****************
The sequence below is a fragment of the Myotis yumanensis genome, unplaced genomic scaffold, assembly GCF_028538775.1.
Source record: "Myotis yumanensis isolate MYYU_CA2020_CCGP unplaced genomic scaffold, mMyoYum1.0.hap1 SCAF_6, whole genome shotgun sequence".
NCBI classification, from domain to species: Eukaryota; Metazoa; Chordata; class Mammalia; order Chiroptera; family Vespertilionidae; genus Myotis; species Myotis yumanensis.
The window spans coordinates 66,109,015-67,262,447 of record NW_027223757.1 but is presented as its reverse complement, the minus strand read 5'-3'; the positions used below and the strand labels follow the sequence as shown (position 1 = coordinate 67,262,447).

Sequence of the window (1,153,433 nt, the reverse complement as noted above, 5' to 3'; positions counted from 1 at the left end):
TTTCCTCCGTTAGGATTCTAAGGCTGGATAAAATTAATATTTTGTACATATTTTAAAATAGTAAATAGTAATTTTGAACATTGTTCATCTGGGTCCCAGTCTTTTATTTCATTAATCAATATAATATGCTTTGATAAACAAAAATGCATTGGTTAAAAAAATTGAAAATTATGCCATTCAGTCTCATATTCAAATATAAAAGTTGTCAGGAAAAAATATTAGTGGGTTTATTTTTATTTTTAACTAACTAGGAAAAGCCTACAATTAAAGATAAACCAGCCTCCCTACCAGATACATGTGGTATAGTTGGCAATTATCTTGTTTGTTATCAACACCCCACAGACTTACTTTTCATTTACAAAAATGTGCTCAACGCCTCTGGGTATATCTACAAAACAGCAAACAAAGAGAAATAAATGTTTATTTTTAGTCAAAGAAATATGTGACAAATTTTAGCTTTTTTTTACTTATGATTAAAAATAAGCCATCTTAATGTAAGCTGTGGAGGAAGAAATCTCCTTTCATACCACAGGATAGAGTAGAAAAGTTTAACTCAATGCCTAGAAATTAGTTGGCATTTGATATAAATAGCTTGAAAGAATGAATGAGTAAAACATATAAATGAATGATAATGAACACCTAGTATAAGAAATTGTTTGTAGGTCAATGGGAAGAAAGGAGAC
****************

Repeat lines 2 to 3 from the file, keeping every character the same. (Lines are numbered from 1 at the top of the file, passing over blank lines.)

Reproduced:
Source record: "Myotis yumanensis isolate MYYU_CA2020_CCGP unplaced genomic scaffold, mMyoYum1.0.hap1 SCAF_6, whole genome shotgun sequence".
NCBI classification, from domain to species: Eukaryota; Metazoa; Chordata; class Mammalia; order Chiroptera; family Vespertilionidae; genus Myotis; species Myotis yumanensis.